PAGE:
Black Crown/IDW Publishing/$3.99
Written by David Barnett.
Art by Martin Simmonds.
Flats by Dee Cunniffe.
Letters by Aditya Bidikar.
JJ: Consider the plight of one Feargal “Fergie” Ferguson. He’s not a very popular fellow, gets kicked around by class bullies a bit. In fact, we were introduced to Fergie last month just as he was about to take a sound trouncing by a rather punchy-looking brat named Oggy, to the delight of all his peers. Where does the animosity come from, we wondered. What’s the root of all his troubles?
We kept reading. In the pages of Punks Not Dead #1 we discovered that Fergie’s father is long gone — he might be dead, or possibly not. Either way, his mother isn’t telling. And as for dear ol’ mum, she parades Fergie around on talk shows across Britain to spin a sob story about this or that just to make ends meet. Mom’s got grief on her mind, and she copes with it the only way she knows how. Doesn’t leave much room for Fergie. To Mom, Fergie’s a partner, a friend, an ally in her scam campaign. All Fergie wants is a friend. A family. Your heart aches for him.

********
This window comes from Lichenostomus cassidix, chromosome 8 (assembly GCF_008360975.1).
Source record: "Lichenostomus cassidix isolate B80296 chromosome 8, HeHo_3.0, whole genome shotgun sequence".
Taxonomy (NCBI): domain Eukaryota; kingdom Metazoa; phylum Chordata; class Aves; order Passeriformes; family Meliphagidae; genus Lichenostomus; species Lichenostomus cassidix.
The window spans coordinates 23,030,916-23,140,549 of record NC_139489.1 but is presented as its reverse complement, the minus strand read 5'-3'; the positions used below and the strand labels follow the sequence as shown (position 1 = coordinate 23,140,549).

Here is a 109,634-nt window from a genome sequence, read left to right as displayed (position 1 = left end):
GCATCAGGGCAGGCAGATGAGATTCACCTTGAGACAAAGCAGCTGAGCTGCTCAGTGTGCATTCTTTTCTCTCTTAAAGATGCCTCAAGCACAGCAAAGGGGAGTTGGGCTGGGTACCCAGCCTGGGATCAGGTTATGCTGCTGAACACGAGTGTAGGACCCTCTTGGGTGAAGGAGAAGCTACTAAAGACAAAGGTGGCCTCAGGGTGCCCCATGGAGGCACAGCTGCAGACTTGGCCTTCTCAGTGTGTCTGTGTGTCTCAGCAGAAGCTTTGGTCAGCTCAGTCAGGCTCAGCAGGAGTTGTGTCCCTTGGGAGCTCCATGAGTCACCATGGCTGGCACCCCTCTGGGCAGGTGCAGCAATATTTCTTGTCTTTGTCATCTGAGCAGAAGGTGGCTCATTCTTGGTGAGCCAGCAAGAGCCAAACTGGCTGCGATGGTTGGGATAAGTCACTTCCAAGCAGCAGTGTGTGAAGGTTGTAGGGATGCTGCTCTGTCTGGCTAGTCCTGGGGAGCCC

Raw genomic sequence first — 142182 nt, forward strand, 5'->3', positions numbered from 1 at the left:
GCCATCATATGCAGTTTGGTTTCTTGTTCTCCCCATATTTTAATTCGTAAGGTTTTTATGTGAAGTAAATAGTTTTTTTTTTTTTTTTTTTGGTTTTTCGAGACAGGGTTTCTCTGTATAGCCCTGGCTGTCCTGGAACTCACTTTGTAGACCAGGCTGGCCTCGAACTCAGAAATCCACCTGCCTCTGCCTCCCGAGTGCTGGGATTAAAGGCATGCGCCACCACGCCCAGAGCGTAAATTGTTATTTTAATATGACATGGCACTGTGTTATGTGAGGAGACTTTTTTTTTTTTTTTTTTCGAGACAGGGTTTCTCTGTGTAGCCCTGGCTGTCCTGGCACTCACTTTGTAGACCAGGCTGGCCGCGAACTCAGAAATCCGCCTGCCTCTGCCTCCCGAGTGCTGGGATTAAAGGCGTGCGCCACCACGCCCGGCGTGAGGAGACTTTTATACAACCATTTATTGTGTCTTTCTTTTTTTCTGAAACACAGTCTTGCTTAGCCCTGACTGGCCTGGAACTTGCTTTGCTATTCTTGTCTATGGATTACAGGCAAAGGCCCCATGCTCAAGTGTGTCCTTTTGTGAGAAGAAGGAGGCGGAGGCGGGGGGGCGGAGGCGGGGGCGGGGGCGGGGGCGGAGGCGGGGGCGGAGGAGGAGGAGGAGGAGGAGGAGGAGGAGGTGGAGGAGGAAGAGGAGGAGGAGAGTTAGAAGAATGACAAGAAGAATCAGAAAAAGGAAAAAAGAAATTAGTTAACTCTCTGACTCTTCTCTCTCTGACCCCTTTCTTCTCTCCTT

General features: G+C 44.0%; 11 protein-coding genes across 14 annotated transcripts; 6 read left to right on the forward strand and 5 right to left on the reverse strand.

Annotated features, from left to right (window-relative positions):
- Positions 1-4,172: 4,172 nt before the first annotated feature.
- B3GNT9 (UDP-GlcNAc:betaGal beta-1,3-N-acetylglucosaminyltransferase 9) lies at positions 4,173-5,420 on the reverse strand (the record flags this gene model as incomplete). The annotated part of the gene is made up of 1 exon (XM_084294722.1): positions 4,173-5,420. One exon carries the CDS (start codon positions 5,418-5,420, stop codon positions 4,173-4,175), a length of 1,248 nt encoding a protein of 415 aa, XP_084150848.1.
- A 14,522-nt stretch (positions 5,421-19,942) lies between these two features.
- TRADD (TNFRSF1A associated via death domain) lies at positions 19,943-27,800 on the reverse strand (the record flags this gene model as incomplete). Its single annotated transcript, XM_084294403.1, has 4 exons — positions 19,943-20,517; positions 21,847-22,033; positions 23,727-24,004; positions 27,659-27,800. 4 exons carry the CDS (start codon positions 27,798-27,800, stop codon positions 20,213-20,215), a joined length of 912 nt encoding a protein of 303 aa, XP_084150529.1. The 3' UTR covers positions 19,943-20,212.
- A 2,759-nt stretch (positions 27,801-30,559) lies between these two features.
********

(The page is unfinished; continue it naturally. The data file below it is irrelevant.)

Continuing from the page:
And then a ghost who thinks he’s Sid Vicious pops into Fergie’s life. In the periphery of this little melodrama we begin to learn of a vast conspiracy embedded in the history of Britain, something that may or may not include details on the disappearance of dear, departed father. Who can say. But answer me this: How in the hell could we not dive head-first into Punks Not Dead #2?
Lion Forge/Magnetic Collection/$3.99
Written by Lewis Trondheim and Zep.
Art by Dominique Bertail.
Design direction by Olivier Vatine.
MJ: Lion Forge has been one of a few comics publishers translating and republishing recent(ish) European comics, allowing American audiences a peek into a world where “superhero” isn’t assumed to be the medium’s default. Infinity 8 is their newest translated release, originally subtitled Romance et Macchabées #1 when originally published in France in 2016.